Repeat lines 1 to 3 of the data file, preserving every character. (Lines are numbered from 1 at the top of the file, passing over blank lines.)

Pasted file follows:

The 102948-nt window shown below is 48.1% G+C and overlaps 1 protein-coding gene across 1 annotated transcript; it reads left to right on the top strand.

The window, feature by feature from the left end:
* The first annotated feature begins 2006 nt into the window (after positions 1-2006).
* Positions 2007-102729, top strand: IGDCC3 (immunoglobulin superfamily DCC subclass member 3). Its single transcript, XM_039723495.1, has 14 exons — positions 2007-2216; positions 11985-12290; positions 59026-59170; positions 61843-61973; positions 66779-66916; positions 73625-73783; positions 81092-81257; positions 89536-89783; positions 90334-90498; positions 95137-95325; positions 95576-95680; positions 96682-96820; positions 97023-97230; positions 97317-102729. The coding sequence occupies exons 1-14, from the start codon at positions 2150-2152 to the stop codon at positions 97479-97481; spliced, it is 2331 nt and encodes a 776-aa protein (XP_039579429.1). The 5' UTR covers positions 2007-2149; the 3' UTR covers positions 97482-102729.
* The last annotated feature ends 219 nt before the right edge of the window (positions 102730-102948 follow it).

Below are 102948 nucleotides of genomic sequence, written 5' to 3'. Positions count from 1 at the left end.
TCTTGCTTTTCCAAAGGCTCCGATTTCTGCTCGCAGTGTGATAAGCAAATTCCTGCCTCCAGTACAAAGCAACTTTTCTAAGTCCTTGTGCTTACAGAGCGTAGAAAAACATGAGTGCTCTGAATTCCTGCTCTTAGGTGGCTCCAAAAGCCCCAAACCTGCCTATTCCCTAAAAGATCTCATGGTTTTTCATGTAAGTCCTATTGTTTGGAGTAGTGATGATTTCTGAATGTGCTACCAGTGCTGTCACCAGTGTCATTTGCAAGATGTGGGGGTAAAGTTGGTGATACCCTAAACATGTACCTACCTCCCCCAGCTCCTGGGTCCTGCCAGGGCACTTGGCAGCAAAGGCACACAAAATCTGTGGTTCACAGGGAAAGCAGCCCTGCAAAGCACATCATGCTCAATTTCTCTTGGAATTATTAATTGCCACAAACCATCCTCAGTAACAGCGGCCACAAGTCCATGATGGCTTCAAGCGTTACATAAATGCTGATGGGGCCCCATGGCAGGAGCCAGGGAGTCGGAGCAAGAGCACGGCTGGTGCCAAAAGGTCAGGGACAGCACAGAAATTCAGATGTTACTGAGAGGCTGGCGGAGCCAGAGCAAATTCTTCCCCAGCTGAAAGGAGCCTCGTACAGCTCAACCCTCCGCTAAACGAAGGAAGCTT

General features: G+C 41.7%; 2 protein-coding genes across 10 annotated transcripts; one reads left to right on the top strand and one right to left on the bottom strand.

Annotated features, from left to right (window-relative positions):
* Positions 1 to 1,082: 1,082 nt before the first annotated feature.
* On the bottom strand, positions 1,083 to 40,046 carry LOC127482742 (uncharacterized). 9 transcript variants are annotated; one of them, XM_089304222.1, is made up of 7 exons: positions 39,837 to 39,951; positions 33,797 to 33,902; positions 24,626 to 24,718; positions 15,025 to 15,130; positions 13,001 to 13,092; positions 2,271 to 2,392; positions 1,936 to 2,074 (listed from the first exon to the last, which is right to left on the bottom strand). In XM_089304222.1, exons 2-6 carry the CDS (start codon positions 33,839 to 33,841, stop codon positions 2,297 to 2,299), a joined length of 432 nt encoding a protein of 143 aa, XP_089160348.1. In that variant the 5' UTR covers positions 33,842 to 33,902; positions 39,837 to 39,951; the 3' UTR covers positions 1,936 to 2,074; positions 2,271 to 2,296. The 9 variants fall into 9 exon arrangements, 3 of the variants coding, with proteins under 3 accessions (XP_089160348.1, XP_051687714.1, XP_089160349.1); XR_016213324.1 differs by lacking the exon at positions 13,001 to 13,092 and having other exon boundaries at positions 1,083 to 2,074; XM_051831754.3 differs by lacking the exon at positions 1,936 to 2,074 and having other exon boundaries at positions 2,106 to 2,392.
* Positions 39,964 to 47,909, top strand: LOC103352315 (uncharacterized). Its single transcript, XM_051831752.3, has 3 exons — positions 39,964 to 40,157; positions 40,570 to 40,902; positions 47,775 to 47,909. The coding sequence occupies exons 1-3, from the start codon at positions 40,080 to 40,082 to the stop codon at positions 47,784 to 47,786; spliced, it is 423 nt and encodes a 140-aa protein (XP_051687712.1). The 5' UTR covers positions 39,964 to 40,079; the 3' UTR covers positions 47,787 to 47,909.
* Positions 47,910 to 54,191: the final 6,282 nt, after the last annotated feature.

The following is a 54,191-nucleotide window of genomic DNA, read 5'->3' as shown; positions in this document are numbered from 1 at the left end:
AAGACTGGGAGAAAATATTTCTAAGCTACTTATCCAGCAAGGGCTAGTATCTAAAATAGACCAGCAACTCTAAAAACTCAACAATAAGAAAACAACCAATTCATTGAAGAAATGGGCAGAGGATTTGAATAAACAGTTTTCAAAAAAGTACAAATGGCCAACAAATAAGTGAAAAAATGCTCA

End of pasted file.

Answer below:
The 102948-nt window shown below is 48.1% G+C and overlaps 1 protein-coding gene across 1 annotated transcript; it reads left to right on the top strand.

The window, feature by feature from the left end:
* The first annotated feature begins 2006 nt into the window (after positions 1-2006).